Perhaps the most significant securities-related RICO case to date is that brought against Michael Milken, formerly of Drexel Burnham Lambert. The 98-count indictment from a federal grand jury provided the government with a claim on over $1.2 billion of Milken's assets. This forced Milken to plead guilty to technical offenses rather than enduring a RICO trial. Table 2 summarizes the statutes applied to insider trading.

III. Summary of the Theories of Insider Trading Liability and a Legal Status Check List

The current state of insider-trading regulation can be summarized in the following manner. First, trading by registered insiders of the kind specified in Section 16 of the Securities Exchange Act of 1934 (short-swing transactions) is expressly forbidden. Second, registered insiders are forbidden from trading on material non-public information based on the disclose-or-abstain theory or the misappropriation theory under Rule 10b-5. Third, temporary insiders have liabilities similar to registered insiders. In takeover-related cases, the temporary insider status is accorded to those connected to both the target and bidding firms. Fourth, tippees and their insider tippers are also liable under Rule 10b-5. Since the information on registered insider trading is publicly available, it is reasonable to assume that this type of illegal insider trading can be successfully deterred by the current structure of regulation. Insider trading by temporary insiders can also be deterred. Tippee insider trading, however, may be more complicated to detect.

In order to establish liability under Rule 10b-5, there needs to be a breach of fiduciary duty. Without the presence of a fiduciary duty, liability may be established using Section 14(e) and Rule 14e-3. Applied to tender offer cases, Rule 14e-3 makes it illegal for anyone inside or outside the firm to trade in the shares of impending takeover targets.

Table 3 presents a list of hypothetical cases and determines their legal status. The first case involves an insider whose trade based on material non-public information is explicitly forbidden under the disclose-or-abstain and misappropriation theories of Rule 10b-5. The first successful application of this theory was in the case of SEC v. Texas Gulf Sulphur three decades ago.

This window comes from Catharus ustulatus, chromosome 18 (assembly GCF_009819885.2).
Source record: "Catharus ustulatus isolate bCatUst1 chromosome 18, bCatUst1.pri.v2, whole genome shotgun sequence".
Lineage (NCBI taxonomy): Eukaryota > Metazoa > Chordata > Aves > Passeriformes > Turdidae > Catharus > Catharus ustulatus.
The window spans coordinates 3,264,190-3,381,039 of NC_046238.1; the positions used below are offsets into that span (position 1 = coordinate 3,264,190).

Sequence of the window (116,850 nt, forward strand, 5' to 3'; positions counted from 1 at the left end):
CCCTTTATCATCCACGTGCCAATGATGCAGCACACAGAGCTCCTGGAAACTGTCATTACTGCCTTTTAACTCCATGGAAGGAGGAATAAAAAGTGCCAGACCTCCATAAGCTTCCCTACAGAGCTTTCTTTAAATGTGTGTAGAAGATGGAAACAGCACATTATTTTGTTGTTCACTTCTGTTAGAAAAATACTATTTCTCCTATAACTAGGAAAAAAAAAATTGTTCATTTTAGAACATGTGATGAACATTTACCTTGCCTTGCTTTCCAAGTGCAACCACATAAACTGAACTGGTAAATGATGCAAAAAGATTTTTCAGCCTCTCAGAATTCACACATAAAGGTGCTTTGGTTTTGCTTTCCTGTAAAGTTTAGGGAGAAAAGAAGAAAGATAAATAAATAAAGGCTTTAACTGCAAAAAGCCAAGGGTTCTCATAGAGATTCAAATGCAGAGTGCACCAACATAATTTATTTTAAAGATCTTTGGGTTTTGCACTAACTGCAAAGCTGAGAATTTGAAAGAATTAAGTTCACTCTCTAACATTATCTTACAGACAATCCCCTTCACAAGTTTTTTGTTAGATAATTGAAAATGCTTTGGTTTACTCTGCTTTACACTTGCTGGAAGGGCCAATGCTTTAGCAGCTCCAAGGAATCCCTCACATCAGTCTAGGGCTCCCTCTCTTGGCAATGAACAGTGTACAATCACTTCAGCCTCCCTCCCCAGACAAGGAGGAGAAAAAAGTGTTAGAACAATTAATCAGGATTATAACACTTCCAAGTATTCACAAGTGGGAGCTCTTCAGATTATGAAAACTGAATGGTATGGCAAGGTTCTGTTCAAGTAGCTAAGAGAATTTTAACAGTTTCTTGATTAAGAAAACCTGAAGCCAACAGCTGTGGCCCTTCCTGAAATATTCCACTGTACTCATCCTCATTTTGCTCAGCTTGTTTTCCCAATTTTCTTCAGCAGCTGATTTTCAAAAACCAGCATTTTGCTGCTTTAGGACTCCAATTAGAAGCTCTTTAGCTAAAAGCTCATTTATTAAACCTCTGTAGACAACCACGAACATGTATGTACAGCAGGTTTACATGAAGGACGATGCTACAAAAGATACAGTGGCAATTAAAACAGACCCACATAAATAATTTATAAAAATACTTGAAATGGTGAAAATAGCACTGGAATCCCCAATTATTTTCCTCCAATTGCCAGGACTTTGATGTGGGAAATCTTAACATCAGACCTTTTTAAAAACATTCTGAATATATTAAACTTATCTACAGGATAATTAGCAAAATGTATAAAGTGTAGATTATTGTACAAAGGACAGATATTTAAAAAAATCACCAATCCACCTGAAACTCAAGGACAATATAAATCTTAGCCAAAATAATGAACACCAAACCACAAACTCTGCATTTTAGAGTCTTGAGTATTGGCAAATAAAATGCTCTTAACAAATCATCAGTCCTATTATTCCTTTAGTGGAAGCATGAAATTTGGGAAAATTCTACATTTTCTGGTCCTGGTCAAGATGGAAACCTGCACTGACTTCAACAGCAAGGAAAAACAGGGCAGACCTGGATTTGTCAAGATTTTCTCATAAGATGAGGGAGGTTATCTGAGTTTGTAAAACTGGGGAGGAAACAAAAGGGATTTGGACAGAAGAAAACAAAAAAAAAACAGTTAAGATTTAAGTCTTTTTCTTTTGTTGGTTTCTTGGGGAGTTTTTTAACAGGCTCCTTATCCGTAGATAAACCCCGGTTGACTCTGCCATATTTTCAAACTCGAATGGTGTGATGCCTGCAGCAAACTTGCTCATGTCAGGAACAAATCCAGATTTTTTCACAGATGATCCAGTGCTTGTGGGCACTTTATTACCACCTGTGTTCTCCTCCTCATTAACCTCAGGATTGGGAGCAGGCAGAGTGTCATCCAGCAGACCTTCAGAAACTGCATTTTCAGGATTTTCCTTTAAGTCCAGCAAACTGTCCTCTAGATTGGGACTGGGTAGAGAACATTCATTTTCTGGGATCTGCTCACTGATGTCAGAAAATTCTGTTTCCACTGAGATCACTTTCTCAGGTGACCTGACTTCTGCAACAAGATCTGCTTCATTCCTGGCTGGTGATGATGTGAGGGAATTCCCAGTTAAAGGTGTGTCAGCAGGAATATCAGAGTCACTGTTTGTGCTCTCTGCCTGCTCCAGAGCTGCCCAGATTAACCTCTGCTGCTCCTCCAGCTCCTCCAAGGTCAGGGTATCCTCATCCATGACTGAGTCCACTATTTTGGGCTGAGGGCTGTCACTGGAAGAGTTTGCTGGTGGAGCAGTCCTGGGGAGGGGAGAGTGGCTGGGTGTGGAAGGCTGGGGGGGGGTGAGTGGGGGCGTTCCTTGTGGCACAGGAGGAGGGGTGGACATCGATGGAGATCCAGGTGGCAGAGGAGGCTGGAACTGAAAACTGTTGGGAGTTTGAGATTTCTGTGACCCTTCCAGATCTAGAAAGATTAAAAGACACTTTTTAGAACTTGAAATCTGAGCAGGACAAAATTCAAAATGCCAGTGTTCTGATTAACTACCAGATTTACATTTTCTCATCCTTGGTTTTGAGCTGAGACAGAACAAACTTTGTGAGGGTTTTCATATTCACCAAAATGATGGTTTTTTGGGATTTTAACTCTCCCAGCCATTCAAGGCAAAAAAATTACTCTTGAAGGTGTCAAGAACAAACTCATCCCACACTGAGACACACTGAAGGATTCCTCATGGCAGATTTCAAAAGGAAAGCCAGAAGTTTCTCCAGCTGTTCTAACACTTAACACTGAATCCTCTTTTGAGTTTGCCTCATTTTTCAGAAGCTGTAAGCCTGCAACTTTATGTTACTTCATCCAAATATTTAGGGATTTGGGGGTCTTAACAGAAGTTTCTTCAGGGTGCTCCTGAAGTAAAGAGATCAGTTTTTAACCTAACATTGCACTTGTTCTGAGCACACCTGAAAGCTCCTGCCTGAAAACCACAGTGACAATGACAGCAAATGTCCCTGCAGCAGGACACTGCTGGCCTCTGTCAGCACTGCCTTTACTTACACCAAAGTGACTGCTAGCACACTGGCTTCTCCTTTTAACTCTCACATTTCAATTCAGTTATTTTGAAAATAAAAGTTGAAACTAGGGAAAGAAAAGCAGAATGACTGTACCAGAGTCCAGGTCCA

Table 2. Statutes Applied to Insider Trading

This table provides a summary of the main statutes used against
illegal insider trading. The table also describes each statute and
shows how it is applied to insider-trading cases.

Statute Description of the Application to Insider Trading

Securities Act Section 17(a)(1) requires scienter and overlaps
of 1933 with Section 10b and Rule 10b-5 and prohibits
 insider trading. Section 17(a)(3) requires only
 negligence and contains broad anti-fraud
 language, which may be violated by those who tip
 or sell on the basis of material adverse
 information that they know or should have known
 to be material and non-public.

Securities Section 16(b) of the statute prohibits short
Exchange Act of swing profits by registered insiders. Section
1934 and its 10(b), the anti-fraud provision, is applied to
subsequent insider trading through Rule 10b-5.
amendments

Insider Trading ITSA allows the SEC to be a plaintiff in civil
Sanctions Act of cases against an insider trader. It imposes
1984 treble damages against anyone found to have
 tipped or traded based on material non-public
 information. It applies to violations of any
 provisions of this title as well as those of the
 anti-fraud provisions of the Exchange Act.

Insider Trading ITSFEA increased the criminal penalties tenfold
and Securities for individuals, from $100,000 to $1,000,000, and
Fraud fivefold for entities, from $500,000 to
Enforcement Act $2,500,000. The maximum jail term for criminal
of 1988 violations of the Securities Act was doubled,
 from five to ten years. It also provided for
 bounties to informers of up to 10% of insider
 trading profits. More significantly, it required
 public corporations to adopt explicit policies to
 police employee insider trading.

Racketeered The application of RICO to insider trading is
Influenced and predicated on a series of fraudulent securities
Corrupt activities, including the purchase of securities
Organization Act by an insider or tipping as a coconspirator in
of 1970 aiding and abetting the tippee's purchase of
 securities. Criminal sanctions include a prison
 sentence of up to 20 years, fine of up to
 $25,000, and forfeiture of any interest acquired
 and any proceeds or property derived from
 activities in violation of the statute. Civil
 RICO offers treble damages to injured parties.